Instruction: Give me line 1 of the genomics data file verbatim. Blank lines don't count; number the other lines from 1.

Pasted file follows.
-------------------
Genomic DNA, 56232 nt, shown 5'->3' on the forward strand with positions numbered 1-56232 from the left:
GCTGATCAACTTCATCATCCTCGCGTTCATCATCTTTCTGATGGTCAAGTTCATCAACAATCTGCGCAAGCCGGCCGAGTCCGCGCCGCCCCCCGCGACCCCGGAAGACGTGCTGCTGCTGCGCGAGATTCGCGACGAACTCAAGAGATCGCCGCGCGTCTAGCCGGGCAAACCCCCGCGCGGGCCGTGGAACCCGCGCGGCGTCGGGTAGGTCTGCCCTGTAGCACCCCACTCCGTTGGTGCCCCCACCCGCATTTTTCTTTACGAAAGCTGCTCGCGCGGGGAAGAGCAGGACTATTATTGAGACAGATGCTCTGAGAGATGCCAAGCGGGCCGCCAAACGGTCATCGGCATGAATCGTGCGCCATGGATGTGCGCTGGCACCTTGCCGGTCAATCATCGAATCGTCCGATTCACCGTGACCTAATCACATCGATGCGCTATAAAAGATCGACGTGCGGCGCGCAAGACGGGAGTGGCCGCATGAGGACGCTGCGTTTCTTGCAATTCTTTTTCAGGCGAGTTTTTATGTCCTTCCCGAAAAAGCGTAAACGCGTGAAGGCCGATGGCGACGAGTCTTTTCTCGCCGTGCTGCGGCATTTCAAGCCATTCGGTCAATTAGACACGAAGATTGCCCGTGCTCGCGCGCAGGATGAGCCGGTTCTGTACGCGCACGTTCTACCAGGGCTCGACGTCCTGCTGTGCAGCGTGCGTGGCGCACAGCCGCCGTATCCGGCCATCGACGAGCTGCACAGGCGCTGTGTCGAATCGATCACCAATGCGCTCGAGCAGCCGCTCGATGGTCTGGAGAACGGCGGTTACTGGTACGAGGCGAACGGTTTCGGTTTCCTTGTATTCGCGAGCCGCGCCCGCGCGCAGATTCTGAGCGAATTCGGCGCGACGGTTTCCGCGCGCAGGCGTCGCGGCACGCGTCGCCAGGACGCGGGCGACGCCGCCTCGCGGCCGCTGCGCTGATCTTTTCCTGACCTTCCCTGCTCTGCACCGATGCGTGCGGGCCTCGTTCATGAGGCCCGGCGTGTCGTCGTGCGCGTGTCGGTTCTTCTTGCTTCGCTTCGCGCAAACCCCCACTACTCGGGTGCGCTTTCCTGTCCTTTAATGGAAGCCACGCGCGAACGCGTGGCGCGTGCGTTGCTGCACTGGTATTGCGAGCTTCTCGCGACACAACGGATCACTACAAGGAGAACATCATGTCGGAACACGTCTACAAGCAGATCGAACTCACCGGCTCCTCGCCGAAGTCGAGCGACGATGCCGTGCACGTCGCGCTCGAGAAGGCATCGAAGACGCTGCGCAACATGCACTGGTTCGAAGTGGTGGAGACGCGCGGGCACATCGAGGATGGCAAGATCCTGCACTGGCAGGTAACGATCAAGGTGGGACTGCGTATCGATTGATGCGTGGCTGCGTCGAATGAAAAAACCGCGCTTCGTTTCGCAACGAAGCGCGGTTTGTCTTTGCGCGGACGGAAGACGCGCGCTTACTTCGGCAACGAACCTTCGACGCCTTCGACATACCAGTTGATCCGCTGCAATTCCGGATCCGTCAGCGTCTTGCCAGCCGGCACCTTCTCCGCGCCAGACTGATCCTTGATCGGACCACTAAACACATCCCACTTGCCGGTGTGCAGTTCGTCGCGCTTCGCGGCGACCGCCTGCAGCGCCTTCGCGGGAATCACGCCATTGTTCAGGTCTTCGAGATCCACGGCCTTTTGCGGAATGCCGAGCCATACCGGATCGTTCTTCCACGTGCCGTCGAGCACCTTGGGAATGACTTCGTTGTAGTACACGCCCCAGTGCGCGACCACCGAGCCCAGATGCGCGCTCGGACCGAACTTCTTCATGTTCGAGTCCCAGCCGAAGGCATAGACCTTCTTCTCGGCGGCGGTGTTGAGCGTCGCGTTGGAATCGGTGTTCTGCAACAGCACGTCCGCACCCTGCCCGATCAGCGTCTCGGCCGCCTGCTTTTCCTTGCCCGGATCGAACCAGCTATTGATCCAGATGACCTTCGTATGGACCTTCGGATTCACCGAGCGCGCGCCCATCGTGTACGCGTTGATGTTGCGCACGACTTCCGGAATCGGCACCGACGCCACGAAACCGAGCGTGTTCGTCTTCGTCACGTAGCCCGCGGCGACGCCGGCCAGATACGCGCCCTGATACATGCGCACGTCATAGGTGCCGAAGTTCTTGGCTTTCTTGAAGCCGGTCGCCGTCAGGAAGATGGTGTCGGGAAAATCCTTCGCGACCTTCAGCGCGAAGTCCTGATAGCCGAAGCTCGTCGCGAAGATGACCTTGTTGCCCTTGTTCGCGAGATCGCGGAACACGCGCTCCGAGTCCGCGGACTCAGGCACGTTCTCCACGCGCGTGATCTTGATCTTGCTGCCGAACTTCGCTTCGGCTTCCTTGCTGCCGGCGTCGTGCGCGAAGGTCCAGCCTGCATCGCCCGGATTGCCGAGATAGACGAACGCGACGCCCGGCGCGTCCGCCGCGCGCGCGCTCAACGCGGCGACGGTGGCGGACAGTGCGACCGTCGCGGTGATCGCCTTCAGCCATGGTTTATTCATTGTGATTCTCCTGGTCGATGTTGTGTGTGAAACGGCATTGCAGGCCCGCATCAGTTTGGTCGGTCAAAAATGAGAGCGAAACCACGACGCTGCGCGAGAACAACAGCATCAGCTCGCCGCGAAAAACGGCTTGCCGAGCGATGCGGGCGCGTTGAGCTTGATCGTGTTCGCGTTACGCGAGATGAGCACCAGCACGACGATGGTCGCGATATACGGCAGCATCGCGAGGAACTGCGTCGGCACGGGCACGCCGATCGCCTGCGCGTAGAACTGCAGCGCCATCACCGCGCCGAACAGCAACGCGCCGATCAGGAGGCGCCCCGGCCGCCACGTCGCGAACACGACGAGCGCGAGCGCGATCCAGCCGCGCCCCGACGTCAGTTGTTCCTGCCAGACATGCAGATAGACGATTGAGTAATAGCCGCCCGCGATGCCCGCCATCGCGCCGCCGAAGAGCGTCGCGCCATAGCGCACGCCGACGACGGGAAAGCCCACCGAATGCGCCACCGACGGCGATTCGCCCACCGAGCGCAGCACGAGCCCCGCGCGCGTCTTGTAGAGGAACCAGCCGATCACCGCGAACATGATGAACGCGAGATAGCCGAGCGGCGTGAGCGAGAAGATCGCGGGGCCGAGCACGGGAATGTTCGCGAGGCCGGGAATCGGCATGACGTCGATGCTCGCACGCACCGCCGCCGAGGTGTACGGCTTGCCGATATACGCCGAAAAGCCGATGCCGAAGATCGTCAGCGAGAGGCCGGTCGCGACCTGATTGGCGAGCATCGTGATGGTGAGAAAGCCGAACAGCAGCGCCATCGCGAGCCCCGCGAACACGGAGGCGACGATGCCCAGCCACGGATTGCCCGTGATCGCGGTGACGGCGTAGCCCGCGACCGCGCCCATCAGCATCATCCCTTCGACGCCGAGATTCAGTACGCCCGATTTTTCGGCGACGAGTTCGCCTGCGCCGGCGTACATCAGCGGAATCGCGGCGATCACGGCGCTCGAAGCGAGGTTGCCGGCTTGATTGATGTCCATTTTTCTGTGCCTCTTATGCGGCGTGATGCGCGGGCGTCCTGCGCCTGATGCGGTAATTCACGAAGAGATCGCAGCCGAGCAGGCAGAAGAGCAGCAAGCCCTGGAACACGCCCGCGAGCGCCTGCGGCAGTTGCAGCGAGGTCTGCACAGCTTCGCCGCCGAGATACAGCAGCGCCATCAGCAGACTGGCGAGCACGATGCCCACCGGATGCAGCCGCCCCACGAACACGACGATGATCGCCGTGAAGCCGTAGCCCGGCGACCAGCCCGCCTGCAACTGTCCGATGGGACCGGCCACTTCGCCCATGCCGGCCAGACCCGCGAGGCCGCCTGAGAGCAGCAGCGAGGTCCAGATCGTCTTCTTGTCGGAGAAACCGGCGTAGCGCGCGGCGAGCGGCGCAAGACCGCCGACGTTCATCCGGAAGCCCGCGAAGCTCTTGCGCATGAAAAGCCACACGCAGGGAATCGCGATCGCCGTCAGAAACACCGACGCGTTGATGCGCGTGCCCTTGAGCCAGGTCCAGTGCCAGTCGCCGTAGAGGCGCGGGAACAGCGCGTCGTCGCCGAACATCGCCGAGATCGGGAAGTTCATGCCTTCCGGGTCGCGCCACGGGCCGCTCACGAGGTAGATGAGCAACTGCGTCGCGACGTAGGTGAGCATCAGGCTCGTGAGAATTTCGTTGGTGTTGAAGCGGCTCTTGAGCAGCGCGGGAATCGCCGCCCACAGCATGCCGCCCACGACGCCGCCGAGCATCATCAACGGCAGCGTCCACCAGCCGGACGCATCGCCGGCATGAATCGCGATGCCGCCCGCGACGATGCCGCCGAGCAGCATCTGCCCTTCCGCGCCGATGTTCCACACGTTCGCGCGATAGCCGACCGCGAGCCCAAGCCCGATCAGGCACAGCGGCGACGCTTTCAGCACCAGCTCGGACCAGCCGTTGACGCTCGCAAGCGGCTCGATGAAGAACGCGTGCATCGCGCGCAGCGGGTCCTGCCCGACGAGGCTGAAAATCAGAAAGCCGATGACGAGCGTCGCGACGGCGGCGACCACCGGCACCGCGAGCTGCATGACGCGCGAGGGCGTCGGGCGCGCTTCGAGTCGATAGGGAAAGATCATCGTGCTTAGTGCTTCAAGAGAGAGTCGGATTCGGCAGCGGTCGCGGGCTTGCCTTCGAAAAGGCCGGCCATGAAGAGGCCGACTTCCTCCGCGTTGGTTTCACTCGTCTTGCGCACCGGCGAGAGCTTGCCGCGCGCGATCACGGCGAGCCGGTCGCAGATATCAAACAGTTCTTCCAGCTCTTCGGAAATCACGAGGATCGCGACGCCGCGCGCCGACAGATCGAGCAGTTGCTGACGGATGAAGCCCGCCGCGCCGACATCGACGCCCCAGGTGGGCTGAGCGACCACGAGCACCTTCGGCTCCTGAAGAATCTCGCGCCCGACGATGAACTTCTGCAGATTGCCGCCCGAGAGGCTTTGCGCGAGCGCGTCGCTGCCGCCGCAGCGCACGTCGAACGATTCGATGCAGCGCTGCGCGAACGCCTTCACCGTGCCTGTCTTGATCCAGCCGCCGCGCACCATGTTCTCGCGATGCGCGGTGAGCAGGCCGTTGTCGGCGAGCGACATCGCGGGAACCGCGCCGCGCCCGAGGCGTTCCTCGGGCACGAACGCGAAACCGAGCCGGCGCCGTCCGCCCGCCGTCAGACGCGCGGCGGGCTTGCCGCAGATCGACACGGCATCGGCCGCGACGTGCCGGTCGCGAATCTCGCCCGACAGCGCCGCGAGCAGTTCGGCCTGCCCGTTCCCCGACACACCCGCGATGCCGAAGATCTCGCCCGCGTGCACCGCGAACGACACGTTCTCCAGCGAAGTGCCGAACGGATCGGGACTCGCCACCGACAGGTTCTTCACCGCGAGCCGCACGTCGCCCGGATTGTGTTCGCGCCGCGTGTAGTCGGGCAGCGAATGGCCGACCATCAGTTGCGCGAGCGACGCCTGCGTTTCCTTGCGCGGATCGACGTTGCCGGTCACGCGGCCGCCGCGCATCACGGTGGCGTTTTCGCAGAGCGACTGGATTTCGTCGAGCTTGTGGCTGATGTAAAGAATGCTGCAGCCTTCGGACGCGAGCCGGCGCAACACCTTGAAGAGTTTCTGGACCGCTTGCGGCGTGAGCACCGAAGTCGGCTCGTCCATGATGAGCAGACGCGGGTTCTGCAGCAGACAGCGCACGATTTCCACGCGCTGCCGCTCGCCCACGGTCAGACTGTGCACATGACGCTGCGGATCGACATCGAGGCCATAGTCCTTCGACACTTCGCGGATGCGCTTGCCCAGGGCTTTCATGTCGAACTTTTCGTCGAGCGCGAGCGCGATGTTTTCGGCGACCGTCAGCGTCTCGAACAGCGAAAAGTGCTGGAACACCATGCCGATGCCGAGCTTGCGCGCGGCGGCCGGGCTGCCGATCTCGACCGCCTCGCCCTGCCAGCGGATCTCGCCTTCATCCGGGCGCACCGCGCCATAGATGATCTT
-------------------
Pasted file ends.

Genomic DNA, 56232 nt, shown 5'->3' on the forward strand with positions numbered 1-56232 from the left: